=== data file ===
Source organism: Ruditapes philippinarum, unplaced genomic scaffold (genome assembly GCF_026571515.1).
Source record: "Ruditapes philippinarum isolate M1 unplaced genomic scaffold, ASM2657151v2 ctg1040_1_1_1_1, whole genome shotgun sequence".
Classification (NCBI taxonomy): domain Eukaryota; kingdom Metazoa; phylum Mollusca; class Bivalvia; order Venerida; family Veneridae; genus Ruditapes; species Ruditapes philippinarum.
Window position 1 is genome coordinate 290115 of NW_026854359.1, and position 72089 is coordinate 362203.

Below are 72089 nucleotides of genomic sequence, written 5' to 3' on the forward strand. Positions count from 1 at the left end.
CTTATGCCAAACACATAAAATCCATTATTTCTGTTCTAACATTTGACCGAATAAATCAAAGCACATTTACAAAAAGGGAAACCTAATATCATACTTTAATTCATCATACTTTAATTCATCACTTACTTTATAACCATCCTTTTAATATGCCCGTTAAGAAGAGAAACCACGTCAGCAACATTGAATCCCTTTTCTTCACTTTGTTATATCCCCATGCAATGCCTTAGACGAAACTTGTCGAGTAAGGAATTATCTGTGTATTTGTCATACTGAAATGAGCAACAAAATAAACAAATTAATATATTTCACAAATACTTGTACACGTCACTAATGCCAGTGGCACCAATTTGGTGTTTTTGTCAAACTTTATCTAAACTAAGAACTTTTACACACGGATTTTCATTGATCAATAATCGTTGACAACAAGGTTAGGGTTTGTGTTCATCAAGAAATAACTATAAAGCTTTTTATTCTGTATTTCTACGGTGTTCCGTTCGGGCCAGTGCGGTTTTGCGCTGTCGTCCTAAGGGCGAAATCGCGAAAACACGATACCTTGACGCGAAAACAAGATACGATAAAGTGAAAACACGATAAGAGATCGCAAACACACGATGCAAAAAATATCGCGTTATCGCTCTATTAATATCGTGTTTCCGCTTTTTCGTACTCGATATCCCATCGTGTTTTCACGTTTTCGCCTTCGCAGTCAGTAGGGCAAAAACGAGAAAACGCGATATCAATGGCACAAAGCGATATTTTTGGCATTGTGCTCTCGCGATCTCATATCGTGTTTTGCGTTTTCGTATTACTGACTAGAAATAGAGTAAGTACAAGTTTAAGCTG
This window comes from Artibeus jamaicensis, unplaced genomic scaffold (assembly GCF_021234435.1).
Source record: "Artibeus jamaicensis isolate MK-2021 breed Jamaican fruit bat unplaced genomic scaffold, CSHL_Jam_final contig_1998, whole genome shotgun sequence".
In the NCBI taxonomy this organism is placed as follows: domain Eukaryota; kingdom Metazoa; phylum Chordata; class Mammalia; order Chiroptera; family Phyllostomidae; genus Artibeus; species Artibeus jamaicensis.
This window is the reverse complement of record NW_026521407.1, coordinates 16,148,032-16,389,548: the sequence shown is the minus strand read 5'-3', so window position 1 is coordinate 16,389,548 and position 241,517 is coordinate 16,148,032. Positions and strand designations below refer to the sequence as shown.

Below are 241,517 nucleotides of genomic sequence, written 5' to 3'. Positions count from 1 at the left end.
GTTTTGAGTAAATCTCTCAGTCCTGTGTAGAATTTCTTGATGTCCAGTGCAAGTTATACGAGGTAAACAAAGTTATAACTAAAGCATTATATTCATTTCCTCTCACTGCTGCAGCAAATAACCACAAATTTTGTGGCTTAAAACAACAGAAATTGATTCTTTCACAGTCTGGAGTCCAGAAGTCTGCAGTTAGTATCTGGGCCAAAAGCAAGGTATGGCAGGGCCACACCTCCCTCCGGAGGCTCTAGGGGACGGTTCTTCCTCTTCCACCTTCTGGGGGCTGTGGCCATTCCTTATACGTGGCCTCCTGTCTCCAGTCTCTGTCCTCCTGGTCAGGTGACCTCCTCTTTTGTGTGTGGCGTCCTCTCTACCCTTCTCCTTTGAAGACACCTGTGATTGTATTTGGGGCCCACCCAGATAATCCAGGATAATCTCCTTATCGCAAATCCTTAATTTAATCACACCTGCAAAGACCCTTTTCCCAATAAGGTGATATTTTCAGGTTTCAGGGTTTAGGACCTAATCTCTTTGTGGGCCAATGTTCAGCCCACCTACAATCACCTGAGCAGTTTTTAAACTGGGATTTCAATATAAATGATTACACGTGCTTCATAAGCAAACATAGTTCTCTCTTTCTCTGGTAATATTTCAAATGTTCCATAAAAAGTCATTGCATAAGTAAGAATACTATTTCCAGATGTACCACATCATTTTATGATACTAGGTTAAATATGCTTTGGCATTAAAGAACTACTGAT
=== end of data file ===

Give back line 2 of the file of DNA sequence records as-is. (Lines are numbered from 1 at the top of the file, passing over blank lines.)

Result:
Source record: "Ruditapes philippinarum isolate M1 unplaced genomic scaffold, ASM2657151v2 ctg1040_1_1_1_1, whole genome shotgun sequence".